July 4th is an exciting day to celebrate in the United States, but how can we make this a successful day for our loved ones with autism and our sensory sensitive family members?
Here are a few tips we’ve picked up over the years having lived through some awesome and some terrible Independence Day Events. The key is to be preventative, but we understand that’s not always possible. Try your best and usually it all works out one way or another.
It’s typically hot in the beginning of July, with many states being over 100 degrees. While some people aren’t affected by the heat, my family members are. I watch my son get physically drained, he goes pale, and he sags into his chair without any energy. And once he crosses the point of no return, it’s hard to get him back. But there are things you can do so that no one in your party finds themselves sun sick (yes, you get physically and emotionally ill)!
Hydrate! We freeze water bottles on their side, so half is ice, and then fill the remainder with cold water. You can sip on this during the day to keep cool (holding a frozen steel bottle definitely keeps your temperature down). Do whatever you can to keep yourself and family hydrated, which will help to avoid sensory overload.
If you have someone who is sensitive to the heat, try to keep them indoors most the day (in air-conditioning), or keep them in the shade (whether it’s trees or your own tents!). Keeping them cool will help them stay regulated and prevent them from becoming over-heated. You can always put a cold, lightly wet washcloth on the back of their neck if they’re feeling too hot as well.
Even if your kids have been in the water, either swimming, or sticking their feet in the river, they will still be in the scorching sun and being sun zapped. Get them in the shade for breaks, even if you have to tempt them with some iPad time. Remember, prevent the sun from taking their energy or burning their skin. It’s a marathon day to the fireworks, and you have to pace yourself and your family.
Hats, sunglasses, and proper clothing is also a MUST in the heat.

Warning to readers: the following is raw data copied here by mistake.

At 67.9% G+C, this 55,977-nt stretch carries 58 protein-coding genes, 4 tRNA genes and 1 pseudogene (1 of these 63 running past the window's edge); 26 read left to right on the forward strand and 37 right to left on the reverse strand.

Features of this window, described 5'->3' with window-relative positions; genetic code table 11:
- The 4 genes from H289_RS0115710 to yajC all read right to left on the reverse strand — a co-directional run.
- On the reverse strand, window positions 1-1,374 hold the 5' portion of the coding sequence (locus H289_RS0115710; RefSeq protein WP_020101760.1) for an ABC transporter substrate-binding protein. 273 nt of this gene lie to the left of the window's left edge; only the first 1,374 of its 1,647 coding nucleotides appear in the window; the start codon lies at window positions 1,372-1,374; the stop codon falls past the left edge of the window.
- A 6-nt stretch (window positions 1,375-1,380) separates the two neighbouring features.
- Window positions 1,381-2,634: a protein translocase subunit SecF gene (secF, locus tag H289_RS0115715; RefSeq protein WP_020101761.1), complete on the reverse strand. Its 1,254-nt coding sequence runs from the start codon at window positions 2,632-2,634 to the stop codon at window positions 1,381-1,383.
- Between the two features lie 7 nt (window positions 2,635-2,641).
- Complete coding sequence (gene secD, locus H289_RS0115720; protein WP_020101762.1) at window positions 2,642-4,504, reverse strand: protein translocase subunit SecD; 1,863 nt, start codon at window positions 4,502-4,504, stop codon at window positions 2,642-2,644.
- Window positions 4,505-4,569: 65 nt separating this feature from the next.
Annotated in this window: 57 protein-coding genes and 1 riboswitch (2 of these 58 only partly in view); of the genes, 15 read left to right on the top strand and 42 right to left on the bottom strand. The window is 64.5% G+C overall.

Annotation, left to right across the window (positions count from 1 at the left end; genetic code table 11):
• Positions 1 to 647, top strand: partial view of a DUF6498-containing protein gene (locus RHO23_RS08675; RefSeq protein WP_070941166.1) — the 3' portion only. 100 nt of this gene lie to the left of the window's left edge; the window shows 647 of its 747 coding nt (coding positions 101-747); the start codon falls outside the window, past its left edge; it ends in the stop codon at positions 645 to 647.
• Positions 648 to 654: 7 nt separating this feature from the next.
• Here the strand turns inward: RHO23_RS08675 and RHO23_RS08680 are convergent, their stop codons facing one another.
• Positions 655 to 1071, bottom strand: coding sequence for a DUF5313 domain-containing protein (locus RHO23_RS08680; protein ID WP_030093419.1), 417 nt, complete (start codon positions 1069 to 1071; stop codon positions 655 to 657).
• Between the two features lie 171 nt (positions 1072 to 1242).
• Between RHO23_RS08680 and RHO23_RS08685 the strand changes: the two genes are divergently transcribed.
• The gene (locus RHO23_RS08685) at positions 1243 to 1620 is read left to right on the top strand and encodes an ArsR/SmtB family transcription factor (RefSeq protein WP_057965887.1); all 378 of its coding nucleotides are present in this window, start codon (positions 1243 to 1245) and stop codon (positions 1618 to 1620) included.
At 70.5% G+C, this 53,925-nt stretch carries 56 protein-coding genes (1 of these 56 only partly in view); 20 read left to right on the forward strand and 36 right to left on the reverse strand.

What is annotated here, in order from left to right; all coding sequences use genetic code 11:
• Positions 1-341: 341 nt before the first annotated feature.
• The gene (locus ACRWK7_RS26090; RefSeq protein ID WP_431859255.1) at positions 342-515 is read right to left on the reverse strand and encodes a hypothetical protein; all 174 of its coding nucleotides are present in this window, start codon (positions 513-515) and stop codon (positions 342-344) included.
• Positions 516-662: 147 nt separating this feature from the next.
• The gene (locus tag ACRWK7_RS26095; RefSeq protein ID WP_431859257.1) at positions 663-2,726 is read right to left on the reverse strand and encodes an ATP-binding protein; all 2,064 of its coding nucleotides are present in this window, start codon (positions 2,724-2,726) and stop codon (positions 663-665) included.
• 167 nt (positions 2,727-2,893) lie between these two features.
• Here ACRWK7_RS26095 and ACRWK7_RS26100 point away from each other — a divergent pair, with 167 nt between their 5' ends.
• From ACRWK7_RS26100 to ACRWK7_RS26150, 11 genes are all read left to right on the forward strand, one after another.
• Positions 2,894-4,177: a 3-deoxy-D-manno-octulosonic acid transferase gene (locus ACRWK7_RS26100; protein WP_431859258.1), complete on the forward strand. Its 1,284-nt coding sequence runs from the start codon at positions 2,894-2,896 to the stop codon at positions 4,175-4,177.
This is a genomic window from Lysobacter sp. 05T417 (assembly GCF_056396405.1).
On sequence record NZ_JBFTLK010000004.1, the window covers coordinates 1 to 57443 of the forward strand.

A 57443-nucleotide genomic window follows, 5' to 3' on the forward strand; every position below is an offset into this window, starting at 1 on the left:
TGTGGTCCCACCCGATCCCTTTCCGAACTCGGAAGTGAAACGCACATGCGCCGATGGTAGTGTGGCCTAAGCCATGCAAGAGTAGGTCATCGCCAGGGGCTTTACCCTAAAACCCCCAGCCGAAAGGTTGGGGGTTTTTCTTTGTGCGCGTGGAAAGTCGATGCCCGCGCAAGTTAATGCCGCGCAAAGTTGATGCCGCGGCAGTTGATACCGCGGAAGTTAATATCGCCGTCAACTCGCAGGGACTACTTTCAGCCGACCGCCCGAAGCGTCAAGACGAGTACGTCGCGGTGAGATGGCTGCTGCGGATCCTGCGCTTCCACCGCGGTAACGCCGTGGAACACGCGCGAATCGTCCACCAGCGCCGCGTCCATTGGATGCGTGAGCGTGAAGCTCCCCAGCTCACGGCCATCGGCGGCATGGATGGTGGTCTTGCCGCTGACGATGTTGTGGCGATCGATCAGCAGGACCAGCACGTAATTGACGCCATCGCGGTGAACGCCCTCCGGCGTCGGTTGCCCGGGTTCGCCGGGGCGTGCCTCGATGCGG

Yes, we all know fireworks are loud. Some prefer to wear headphones during firework shows, and others can survive with their hands over their ears. But please remember that the celebrations themselves are often loud too. With large crowds, bands playing, parades, and picnics, July 4th is traditionally a loud holiday. We have missed many a celebration because my son didn’t even want to attempt the crowds and deal with the noise (and I’m okay with that!).
Sensory breaks can be helpful, whether they are indoors. in their bedroom having a reading break, or possibly just some alone time in the car listening to soothing music (even if you’ve parked far away). Or maybe a walk around the lake if you are outdoors. There are always options! We have found ourselves walking through a grocery store when my son needed to cool down and get away from the crowds (I know, a sensory nightmare can be a sensory friend when your kiddo is HOT and overwhelmed). And you may need more than one sensory break throughout the day, so try to be patient. Perhaps you and your spouse (or a family friend) can take turns with sensory breaks so that neither one of you miss too much of your special day. And never make your child feel bad for needing a some space!
STICKY AND YUCKY
Somehow I always get sticky on July 4th! It can be the humidity, or melted Popsicles, or rib sauce, or cotton candy, or the mandatory SUNSCREEN, but I always end up feeling like I need a shower. This can be hard on a sensory sensitive individual, so take note if they’re starting to obsessively wash their hands off, or seem to feel uncomfortable in their own skin.
I carry around wipes for such occasions if we’re out and about, but if you’re home, maybe a second shower or bath in the afternoon is not a bad idea. It’s a sensory break and it can be refreshing if your clothes have gotten sticky from sweat. Some people use baby powder or cornstarch to rub the sand and debris off their loved ones at the end of the day while still out in the park for festivities.